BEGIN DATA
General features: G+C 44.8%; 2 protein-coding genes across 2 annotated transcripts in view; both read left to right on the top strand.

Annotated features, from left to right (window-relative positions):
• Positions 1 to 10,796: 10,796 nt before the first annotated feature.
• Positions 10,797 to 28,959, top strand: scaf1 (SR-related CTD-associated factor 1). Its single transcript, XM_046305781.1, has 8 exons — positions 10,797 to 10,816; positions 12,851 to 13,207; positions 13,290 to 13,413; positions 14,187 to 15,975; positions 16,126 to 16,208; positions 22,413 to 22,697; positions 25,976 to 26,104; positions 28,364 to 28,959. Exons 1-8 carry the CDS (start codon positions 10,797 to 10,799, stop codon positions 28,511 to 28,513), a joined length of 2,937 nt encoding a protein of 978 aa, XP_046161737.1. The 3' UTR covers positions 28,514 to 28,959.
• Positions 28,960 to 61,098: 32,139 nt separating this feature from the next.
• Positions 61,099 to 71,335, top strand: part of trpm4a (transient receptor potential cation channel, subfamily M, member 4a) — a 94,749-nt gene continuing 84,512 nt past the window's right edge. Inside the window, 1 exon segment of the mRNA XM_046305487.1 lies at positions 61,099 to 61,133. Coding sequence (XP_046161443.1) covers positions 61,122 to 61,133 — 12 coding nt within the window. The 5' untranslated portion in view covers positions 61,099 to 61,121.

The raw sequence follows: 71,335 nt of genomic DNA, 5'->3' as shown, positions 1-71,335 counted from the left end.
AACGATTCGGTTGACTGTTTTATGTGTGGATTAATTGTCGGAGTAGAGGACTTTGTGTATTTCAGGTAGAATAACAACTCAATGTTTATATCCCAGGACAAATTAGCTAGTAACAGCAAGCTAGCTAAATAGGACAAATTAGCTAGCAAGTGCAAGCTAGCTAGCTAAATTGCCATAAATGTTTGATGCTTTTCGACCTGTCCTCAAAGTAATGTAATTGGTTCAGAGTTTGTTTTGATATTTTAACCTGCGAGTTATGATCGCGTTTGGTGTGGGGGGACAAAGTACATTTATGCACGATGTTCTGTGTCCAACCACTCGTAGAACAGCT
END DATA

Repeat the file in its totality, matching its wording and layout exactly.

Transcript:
General features: G+C 44.8%; 2 protein-coding genes across 2 annotated transcripts in view; both read left to right on the top strand.

Annotated features, from left to right (window-relative positions):
• Positions 1 to 10,796: 10,796 nt before the first annotated feature.
• Positions 10,797 to 28,959, top strand: scaf1 (SR-related CTD-associated factor 1). Its single transcript, XM_046305781.1, has 8 exons — positions 10,797 to 10,816; positions 12,851 to 13,207; positions 13,290 to 13,413; positions 14,187 to 15,975; positions 16,126 to 16,208; positions 22,413 to 22,697; positions 25,976 to 26,104; positions 28,364 to 28,959. Exons 1-8 carry the CDS (start codon positions 10,797 to 10,799, stop codon positions 28,511 to 28,513), a joined length of 2,937 nt encoding a protein of 978 aa, XP_046161737.1. The 3' UTR covers positions 28,514 to 28,959.
• Positions 28,960 to 61,098: 32,139 nt separating this feature from the next.
• Positions 61,099 to 71,335, top strand: part of trpm4a (transient receptor potential cation channel, subfamily M, member 4a) — a 94,749-nt gene continuing 84,512 nt past the window's right edge. Inside the window, 1 exon segment of the mRNA XM_046305487.1 lies at positions 61,099 to 61,133. Coding sequence (XP_046161443.1) covers positions 61,122 to 61,133 — 12 coding nt within the window. The 5' untranslated portion in view covers positions 61,099 to 61,121.

The raw sequence follows: 71,335 nt of genomic DNA, 5'->3' as shown, positions 1-71,335 counted from the left end.
AACGATTCGGTTGACTGTTTTATGTGTGGATTAATTGTCGGAGTAGAGGACTTTGTGTATTTCAGGTAGAATAACAACTCAATGTTTATATCCCAGGACAAATTAGCTAGTAACAGCAAGCTAGCTAAATAGGACAAATTAGCTAGCAAGTGCAAGCTAGCTAGCTAAATTGCCATAAATGTTTGATGCTTTTCGACCTGTCCTCAAAGTAATGTAATTGGTTCAGAGTTTGTTTTGATATTTTAACCTGCGAGTTATGATCGCGTTTGGTGTGGGGGGACAAAGTACATTTATGCACGATGTTCTGTGTCCAACCACTCGTAGAACAGCT